Violence marks some May Day celebrations

May 1, 2009 at 12:31 PM
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LONDON, May 1 (UPI) -- Annual May Day celebrations turned violent in Turkey and Germany Friday but it was relatively quiet in Moscow where 25,000 people gathered for rallies.

Masked protesters threw stones and Molotov cocktails at police in central Istanbul, smashing bank and supermarket windows, the Telegraph reported Friday.

Istanbul's governor, Muammer Guler, said 21 police officers were injured and authorities detained 108 protesters, Anatolia News Agency reported.

In Ankara, 15 police officers were injured in clashes with protesters.

Some 200 anti-capitalist demonstrators in Berlin threw bottles and stones at police, injuring 30 officers. Forty-nine demonstrators were arrested.

In Moscow, trade unions and the Russian Communist Party held marches and rallies with only a minor incident occurring, Itar-Tass says.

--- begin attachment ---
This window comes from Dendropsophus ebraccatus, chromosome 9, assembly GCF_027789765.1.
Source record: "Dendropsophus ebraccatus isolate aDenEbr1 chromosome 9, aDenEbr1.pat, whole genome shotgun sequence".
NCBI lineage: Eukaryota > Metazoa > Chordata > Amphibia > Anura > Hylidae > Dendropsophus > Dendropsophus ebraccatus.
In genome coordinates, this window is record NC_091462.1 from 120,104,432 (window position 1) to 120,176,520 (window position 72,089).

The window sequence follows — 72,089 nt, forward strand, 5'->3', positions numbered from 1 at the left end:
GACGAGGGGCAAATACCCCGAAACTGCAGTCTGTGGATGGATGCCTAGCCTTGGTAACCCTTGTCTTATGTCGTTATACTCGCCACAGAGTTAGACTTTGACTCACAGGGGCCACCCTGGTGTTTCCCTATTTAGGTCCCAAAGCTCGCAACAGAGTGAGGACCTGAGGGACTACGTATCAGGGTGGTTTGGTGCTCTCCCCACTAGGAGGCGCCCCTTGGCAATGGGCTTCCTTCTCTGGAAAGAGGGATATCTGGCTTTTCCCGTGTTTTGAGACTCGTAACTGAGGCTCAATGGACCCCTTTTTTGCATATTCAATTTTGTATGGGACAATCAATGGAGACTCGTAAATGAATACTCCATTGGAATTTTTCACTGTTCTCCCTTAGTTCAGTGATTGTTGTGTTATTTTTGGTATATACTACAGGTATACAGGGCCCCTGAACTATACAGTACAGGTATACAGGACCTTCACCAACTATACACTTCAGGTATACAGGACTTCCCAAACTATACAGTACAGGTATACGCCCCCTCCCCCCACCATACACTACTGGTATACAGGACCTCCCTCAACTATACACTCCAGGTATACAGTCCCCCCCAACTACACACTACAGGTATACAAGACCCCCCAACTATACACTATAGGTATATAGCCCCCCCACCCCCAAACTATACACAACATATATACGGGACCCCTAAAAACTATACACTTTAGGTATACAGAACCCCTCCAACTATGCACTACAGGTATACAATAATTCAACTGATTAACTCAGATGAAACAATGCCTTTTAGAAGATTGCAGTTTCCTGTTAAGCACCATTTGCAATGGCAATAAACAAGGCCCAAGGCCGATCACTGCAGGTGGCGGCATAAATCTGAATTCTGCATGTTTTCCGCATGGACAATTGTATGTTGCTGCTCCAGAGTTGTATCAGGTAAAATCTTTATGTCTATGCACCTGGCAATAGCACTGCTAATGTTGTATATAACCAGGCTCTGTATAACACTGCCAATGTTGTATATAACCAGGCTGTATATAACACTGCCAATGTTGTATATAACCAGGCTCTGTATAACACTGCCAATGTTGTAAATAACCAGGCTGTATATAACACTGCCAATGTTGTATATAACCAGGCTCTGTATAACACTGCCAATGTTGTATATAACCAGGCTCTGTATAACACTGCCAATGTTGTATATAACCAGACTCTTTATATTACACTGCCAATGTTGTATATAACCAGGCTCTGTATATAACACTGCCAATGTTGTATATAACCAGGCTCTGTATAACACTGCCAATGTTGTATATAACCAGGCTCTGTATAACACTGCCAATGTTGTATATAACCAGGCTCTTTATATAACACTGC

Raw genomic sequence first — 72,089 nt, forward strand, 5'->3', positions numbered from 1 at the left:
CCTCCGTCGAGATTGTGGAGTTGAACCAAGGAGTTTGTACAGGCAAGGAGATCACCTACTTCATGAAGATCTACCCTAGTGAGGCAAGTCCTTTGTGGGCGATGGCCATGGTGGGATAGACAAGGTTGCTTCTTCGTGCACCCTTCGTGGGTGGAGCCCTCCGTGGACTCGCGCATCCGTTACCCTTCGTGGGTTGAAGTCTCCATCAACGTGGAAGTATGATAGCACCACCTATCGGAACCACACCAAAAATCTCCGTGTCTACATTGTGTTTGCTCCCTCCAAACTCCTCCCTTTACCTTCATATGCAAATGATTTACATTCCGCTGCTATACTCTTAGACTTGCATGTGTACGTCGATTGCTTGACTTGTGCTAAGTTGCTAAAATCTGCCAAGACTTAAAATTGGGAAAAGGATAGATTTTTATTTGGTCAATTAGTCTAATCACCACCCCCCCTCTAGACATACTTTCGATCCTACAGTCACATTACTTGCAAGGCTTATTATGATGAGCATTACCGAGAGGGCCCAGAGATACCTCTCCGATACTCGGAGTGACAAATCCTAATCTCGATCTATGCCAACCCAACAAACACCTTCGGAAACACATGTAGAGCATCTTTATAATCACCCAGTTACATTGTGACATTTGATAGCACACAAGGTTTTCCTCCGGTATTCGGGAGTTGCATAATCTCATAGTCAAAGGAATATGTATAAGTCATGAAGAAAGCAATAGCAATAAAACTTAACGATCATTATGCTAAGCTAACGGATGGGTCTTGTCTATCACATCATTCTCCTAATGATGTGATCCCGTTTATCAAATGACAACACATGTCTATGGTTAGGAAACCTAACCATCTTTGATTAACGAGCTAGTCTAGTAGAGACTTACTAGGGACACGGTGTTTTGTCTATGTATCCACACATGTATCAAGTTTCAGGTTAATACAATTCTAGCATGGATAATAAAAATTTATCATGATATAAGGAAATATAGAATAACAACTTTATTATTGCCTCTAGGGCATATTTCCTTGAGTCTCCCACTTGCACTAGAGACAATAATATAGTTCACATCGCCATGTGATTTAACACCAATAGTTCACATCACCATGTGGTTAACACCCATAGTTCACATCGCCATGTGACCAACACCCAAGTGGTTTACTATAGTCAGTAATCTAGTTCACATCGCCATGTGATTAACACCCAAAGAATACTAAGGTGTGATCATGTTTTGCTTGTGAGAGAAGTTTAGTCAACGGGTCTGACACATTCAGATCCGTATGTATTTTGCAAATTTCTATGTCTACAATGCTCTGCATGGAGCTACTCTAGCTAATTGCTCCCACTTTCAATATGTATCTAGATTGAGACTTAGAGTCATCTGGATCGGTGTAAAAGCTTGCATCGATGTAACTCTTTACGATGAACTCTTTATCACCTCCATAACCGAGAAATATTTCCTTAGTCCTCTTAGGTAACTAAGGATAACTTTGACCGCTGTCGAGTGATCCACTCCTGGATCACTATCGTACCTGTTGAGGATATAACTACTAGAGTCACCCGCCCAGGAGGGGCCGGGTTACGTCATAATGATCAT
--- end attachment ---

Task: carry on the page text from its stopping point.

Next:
As Communists were passing by the State Duma building, two marchers were arrested by police for lighting flares.

Police in St. Petersburg detained 120 people following a demonstration by nationalists, anti-fascists and anarchists.

In London, May Day protesters targeted the Bank of England in scenes reminiscent of the G20 protests, reported.

Some Oxford University students ignored a government ban and plunged off a bridge into chilly waters, the Sun reported.

Jumping off Magdalen Bridge was outlawed in 2005 after a number of students were injured.

Annual May Day rallies were held in several cities in Greece with three separate rallies taking place in Athens sponsored by competing political factions, the Athens News Agency reported.

Brief scuffles were reported in Thessaloniki when a group of youths threw objects at the president of the town's labor center.

Labor unions in France planned hundreds of marches throughout the country. This year marked the first time eight main French labor unions would march together.

Japan's Trade Union Confederation held its 80th annual May Day rally in a Tokyo Park drawing nearly 36,000 regular and temporary workers, the Japan Times reports.

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